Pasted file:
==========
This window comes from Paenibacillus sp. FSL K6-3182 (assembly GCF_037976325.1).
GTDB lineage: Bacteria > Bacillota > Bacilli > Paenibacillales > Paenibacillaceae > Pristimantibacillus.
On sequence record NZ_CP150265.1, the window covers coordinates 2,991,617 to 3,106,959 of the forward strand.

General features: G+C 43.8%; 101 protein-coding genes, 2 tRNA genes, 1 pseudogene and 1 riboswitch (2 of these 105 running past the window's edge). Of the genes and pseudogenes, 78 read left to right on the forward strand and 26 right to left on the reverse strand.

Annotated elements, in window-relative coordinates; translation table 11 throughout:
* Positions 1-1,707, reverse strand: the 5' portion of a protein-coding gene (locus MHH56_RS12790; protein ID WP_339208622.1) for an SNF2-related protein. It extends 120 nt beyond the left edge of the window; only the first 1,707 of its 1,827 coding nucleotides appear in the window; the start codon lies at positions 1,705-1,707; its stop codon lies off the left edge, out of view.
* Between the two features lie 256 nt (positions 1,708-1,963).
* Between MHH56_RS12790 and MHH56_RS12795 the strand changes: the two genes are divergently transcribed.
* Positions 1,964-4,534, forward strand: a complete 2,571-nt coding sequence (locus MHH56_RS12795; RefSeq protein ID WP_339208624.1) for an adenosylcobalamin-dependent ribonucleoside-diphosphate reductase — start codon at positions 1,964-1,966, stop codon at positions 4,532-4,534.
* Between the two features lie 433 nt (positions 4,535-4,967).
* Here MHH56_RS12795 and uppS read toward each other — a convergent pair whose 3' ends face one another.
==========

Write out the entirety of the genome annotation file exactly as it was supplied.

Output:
This window comes from Paenibacillus sp. FSL K6-3182 (assembly GCF_037976325.1).
GTDB lineage: Bacteria > Bacillota > Bacilli > Paenibacillales > Paenibacillaceae > Pristimantibacillus.
On sequence record NZ_CP150265.1, the window covers coordinates 2,991,617 to 3,106,959 of the forward strand.

General features: G+C 43.8%; 101 protein-coding genes, 2 tRNA genes, 1 pseudogene and 1 riboswitch (2 of these 105 running past the window's edge). Of the genes and pseudogenes, 78 read left to right on the forward strand and 26 right to left on the reverse strand.

Annotated elements, in window-relative coordinates; translation table 11 throughout:
* Positions 1-1,707, reverse strand: the 5' portion of a protein-coding gene (locus MHH56_RS12790; protein ID WP_339208622.1) for an SNF2-related protein. It extends 120 nt beyond the left edge of the window; only the first 1,707 of its 1,827 coding nucleotides appear in the window; the start codon lies at positions 1,705-1,707; its stop codon lies off the left edge, out of view.
* Between the two features lie 256 nt (positions 1,708-1,963).
* Between MHH56_RS12790 and MHH56_RS12795 the strand changes: the two genes are divergently transcribed.
* Positions 1,964-4,534, forward strand: a complete 2,571-nt coding sequence (locus MHH56_RS12795; RefSeq protein ID WP_339208624.1) for an adenosylcobalamin-dependent ribonucleoside-diphosphate reductase — start codon at positions 1,964-1,966, stop codon at positions 4,532-4,534.
* Between the two features lie 433 nt (positions 4,535-4,967).
* Here MHH56_RS12795 and uppS read toward each other — a convergent pair whose 3' ends face one another.